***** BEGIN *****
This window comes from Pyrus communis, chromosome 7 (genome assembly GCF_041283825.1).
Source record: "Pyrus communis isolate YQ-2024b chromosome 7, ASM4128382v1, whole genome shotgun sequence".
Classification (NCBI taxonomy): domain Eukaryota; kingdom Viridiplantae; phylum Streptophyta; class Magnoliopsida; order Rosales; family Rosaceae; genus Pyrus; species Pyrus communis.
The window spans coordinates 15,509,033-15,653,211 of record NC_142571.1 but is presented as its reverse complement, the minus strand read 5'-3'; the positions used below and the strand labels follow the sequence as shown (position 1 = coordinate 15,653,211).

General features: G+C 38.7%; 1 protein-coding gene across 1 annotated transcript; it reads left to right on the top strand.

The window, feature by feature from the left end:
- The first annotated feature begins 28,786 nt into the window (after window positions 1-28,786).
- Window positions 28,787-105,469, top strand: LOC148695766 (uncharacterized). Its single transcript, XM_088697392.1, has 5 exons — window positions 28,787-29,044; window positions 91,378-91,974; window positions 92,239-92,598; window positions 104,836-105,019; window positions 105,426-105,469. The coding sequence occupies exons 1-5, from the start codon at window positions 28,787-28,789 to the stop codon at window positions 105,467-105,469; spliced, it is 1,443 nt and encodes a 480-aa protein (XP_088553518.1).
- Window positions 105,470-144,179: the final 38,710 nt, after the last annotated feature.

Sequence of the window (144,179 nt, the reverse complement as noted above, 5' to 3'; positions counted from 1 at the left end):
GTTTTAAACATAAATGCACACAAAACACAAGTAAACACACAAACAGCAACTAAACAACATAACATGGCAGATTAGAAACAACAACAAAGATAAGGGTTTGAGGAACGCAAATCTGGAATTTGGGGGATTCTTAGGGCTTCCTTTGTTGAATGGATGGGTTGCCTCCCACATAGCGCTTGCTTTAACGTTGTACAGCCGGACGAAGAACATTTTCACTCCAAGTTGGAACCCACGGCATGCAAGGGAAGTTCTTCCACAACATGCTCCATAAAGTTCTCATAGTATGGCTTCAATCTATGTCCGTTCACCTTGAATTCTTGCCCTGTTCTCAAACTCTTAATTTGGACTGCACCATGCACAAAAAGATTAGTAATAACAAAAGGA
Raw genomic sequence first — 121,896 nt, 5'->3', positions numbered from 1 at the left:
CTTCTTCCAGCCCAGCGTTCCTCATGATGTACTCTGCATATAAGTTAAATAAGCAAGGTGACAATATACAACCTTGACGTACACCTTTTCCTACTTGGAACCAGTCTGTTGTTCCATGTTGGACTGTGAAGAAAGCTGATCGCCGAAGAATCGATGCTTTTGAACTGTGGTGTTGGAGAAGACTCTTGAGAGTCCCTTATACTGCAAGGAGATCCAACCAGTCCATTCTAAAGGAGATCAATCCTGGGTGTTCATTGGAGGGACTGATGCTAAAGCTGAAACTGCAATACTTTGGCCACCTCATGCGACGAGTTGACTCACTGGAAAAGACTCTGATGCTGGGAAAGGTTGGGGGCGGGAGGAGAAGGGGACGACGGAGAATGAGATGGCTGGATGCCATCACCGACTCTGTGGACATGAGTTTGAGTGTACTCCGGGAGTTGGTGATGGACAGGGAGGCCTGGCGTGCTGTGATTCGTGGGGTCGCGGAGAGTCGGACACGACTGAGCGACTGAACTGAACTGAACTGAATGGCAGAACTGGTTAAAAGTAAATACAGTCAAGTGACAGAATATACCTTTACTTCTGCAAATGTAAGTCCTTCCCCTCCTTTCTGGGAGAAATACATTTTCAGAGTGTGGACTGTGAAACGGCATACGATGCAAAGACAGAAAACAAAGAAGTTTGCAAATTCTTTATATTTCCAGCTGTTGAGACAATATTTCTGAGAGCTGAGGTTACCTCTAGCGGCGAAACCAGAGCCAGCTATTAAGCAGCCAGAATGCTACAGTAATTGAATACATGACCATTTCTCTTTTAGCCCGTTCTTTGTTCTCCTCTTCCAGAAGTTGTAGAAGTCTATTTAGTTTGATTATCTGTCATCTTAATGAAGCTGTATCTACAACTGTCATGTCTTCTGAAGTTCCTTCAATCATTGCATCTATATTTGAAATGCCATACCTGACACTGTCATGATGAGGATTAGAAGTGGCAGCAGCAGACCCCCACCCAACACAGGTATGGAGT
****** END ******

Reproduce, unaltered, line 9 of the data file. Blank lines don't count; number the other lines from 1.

- Window positions 105,470-144,179: the final 38,710 nt, after the last annotated feature.